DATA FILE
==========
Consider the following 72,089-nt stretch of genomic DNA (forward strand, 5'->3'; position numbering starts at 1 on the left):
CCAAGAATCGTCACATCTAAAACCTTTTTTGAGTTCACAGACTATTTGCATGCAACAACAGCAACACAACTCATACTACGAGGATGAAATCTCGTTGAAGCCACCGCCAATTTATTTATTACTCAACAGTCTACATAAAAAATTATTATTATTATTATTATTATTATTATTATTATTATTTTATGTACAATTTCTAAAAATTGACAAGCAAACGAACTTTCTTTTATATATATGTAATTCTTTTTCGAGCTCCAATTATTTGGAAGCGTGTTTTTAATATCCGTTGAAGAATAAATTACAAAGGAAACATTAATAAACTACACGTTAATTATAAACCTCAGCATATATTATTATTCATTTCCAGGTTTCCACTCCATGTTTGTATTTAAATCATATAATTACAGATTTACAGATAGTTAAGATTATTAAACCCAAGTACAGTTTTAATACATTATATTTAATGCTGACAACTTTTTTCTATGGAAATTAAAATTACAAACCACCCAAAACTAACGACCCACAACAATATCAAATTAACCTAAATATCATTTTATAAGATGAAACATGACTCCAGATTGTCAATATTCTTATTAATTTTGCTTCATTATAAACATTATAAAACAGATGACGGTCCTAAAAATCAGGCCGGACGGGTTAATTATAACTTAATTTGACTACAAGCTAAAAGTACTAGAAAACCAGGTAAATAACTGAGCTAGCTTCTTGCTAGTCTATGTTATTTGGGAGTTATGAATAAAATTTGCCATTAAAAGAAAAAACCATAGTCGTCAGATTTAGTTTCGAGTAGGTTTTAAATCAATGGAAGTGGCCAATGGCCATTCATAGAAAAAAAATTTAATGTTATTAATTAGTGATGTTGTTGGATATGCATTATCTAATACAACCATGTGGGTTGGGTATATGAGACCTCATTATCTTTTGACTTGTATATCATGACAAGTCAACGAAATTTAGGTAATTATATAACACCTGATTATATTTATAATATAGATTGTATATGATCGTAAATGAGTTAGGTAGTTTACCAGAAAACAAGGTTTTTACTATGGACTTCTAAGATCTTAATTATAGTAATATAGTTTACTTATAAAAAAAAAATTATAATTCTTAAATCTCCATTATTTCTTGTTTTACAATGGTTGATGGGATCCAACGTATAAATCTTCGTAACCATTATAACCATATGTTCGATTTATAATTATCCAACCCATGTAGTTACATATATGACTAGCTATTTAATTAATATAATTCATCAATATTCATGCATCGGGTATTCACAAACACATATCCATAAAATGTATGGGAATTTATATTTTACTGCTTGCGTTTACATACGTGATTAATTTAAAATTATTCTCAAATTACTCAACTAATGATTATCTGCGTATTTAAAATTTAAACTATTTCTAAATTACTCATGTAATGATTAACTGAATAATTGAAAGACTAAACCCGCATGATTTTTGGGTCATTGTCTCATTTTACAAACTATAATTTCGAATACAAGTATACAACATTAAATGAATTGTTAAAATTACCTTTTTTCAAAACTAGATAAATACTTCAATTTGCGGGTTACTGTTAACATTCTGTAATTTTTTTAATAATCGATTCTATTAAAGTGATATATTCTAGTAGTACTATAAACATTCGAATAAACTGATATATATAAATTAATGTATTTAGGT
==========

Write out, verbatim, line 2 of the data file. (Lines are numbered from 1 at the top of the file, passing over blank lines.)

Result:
CCAAGAATCGTCACATCTAAAACCTTTTTTGAGTTCACAGACTATTTGCATGCAACAACAGCAACACAACTCATACTACGAGGATGAAATCTCGTTGAAGCCACCGCCAATTTATTTATTACTCAACAGTCTACATAAAAAATTATTATTATTATTATTATTATTATTATTATTATTATTTTATGTACAATTTCTAAAAATTGACAAGCAAACGAACTTTCTTTTATATATATGTAATTCTTTTTCGAGCTCCAATTATTTGGAAGCGTGTTTTTAATATCCGTTGAAGAATAAATTACAAAGGAAACATTAATAAACTACACGTTAATTATAAACCTCAGCATATATTATTATTCATTTCCAGGTTTCCACTCCATGTTTGTATTTAAATCATATAATTACAGATTTACAGATAGTTAAGATTATTAAACCCAAGTACAGTTTTAATACATTATATTTAATGCTGACAACTTTTTTCTATGGAAATTAAAATTACAAACCACCCAAAACTAACGACCCACAACAATATCAAATTAACCTAAATATCATTTTATAAGATGAAACATGACTCCAGATTGTCAATATTCTTATTAATTTTGCTTCATTATAAACATTATAAAACAGATGACGGTCCTAAAAATCAGGCCGGACGGGTTAATTATAACTTAATTTGACTACAAGCTAAAAGTACTAGAAAACCAGGTAAATAACTGAGCTAGCTTCTTGCTAGTCTATGTTATTTGGGAGTTATGAATAAAATTTGCCATTAAAAGAAAAAACCATAGTCGTCAGATTTAGTTTCGAGTAGGTTTTAAATCAATGGAAGTGGCCAATGGCCATTCATAGAAAAAAAATTTAATGTTATTAATTAGTGATGTTGTTGGATATGCATTATCTAATACAACCATGTGGGTTGGGTATATGAGACCTCATTATCTTTTGACTTGTATATCATGACAAGTCAACGAAATTTAGGTAATTATATAACACCTGATTATATTTATAATATAGATTGTATATGATCGTAAATGAGTTAGGTAGTTTACCAGAAAACAAGGTTTTTACTATGGACTTCTAAGATCTTAATTATAGTAATATAGTTTACTTATAAAAAAAAAATTATAATTCTTAAATCTCCATTATTTCTTGTTTTACAATGGTTGATGGGATCCAACGTATAAATCTTCGTAACCATTATAACCATATGTTCGATTTATAATTATCCAACCCATGTAGTTACATATATGACTAGCTATTTAATTAATATAATTCATCAATATTCATGCATCGGGTATTCACAAACACATATCCATAAAATGTATGGGAATTTATATTTTACTGCTTGCGTTTACATACGTGATTAATTTAAAATTATTCTCAAATTACTCAACTAATGATTATCTGCGTATTTAAAATTTAAACTATTTCTAAATTACTCATGTAATGATTAACTGAATAATTGAAAGACTAAACCCGCATGATTTTTGGGTCATTGTCTCATTTTACAAACTATAATTTCGAATACAAGTATACAACATTAAATGAATTGTTAAAATTACCTTTTTTCAAAACTAGATAAATACTTCAATTTGCGGGTTACTGTTAACATTCTGTAATTTTTTTAATAATCGATTCTATTAAAGTGATATATTCTAGTAGTACTATAAACATTCGAATAAACTGATATATATAAATTAATGTATTTAGGT